Grimms and the Third Reich

Later, the Third Reich also used the brothers’ tales to support nationalism. The Nazi Party made sure to distribute at least one copy of Kinder- und Hausmarchen in every house. However, the officials of Allied-occupied Germany suspended the book for a few years.

On the other side, in the United States, Walt Disney’s Snow White and the Seven Dwarfs (1937) highlighted the triumph of innocence over oppression and good over evil. In 1959, during the era of the Cold War, Walt Disney repeated the theme with the release of Sleeping Beauty. Both the concepts were based on the Brothers Grimm’s stories. Disney built an empire on their ideas. Moreover, the theme that based on Cinderella has been repeated plenty of times in the form of The Princess DiariesPretty WomanEver AfterThe Princess Diaries II, Ella Enchanted, and Maid in Manhattan.

The twentieth-century educators were divided into two groups: advocates and critics. The former one encouraged educational, social, and spiritual elements in the stories. The critics believed that the themes and content of the tales were inappropriate for kids. The publication of The Uses of Enchantment (1976) by Bruno Bettelheim supported the concepts of Grimm tales in the relevant in children’s literature. Most of the tales emphasized on therapeutic values for children. Moreover, stories such as the Little Red-Cap and Hansel and Gretel presented in the form of coloring books, puppet shows, and cartoons.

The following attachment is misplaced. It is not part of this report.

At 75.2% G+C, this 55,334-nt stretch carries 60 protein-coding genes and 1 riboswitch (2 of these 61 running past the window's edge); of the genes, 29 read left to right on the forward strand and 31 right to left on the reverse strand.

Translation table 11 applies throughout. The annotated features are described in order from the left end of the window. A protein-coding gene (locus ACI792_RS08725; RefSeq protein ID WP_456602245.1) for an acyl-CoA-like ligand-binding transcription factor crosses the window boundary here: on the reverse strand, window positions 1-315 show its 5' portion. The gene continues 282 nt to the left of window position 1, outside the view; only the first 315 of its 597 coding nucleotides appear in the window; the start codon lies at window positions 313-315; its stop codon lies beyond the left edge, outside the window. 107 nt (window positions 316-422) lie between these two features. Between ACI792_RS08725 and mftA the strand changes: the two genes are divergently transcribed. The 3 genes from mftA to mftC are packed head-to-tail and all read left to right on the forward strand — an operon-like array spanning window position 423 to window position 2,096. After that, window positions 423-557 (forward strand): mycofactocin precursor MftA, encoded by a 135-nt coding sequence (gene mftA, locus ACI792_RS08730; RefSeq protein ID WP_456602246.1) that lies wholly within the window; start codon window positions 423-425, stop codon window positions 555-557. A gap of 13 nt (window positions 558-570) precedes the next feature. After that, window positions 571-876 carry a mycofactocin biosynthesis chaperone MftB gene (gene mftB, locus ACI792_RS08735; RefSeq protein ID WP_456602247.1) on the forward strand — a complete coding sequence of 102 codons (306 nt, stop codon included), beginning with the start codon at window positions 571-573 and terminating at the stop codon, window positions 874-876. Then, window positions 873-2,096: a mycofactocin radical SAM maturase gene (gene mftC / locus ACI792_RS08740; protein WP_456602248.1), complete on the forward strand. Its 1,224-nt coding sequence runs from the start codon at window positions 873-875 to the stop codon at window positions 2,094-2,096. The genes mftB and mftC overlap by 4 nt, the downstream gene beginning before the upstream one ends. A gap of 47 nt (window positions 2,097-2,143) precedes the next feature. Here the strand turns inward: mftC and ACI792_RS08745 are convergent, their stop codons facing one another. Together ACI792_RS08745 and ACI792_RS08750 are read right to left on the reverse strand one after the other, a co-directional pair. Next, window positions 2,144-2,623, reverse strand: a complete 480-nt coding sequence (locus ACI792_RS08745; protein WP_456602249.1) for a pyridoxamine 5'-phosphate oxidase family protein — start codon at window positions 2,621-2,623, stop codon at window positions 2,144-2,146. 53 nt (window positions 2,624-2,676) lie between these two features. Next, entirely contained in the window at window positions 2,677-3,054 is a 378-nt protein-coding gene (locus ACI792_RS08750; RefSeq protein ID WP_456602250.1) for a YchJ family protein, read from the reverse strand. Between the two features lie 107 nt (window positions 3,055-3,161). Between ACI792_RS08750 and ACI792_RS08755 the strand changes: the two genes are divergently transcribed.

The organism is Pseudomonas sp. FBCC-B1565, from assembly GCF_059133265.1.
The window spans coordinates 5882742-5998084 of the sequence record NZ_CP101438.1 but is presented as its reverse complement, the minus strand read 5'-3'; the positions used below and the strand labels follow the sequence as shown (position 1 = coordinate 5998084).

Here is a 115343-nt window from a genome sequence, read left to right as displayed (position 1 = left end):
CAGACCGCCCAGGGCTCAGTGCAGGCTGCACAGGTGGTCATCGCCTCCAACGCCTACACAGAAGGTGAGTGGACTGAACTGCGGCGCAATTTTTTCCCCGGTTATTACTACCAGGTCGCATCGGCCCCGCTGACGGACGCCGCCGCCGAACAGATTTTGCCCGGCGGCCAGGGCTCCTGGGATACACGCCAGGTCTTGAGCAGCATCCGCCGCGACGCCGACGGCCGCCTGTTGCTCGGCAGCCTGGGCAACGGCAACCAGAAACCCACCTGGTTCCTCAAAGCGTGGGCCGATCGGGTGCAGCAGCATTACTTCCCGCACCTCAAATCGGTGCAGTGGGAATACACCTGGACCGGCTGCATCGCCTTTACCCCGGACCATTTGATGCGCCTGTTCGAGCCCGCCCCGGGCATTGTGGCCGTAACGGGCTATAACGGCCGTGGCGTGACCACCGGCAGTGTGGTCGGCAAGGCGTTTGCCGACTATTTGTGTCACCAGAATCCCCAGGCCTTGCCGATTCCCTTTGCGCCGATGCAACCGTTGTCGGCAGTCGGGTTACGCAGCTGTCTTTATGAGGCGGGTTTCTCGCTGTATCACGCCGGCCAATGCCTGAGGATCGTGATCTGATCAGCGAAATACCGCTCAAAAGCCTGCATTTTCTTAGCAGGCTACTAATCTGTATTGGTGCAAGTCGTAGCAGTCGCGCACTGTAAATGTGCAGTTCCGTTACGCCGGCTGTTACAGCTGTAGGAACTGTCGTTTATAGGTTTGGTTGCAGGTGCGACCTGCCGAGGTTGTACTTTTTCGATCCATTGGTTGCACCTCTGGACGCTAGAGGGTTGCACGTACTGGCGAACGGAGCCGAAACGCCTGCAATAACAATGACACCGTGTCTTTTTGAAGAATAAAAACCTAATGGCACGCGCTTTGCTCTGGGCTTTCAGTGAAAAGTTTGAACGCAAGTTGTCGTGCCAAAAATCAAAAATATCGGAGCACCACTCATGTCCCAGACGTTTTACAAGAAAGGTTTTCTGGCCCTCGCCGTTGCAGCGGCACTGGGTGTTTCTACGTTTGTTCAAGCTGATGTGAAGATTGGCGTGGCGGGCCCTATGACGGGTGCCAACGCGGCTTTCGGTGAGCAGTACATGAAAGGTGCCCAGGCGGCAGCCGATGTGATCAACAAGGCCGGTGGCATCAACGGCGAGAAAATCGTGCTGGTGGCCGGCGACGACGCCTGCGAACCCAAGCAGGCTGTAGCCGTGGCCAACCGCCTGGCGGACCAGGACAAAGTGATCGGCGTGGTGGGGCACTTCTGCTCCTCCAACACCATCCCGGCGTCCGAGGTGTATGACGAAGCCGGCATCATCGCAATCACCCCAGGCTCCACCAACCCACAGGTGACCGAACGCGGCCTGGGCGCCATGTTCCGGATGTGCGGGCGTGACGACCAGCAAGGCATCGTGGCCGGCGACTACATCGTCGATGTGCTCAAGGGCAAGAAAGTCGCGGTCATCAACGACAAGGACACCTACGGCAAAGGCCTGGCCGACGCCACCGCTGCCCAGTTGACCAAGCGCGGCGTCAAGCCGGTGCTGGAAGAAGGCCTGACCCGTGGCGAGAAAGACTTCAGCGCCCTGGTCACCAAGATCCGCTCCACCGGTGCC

The Sixties

In 1962, the film “The Wonderful World of the Brothers Grimm,” based on their lives, was a success. Many other films were produced on the Brothers Grimm and their work, such as Brothers GrimmEver AfterEver After High, and the 10th Kingdom.

Though the Grimm Brothers are popular because of their work to gathered folklore, however, their work wasn’t limited to tales only. They wrote several books about mythology, and along with them, they published scholarly work on linguistics and medieval studies. Moreover, they worked on compiling a German dictionary. However, they died even before they were able to finish the entry for the letter “F.” The university library at the Humboldt University of Berlin is positioned in the Jacob and Wilhelm Grimm Center.

The German land is so blessed to have the evergreen presence of the Grimm Brothers in the form of their work, such as fairy tales, books, and a dictionary. After many decades, even their story of struggle seems to be a fairy tale to many. Their never-ending love and respect for each other and enthusiasm for work are not less than an inspiration for the existing ones as well as the upcoming generations.

Book Now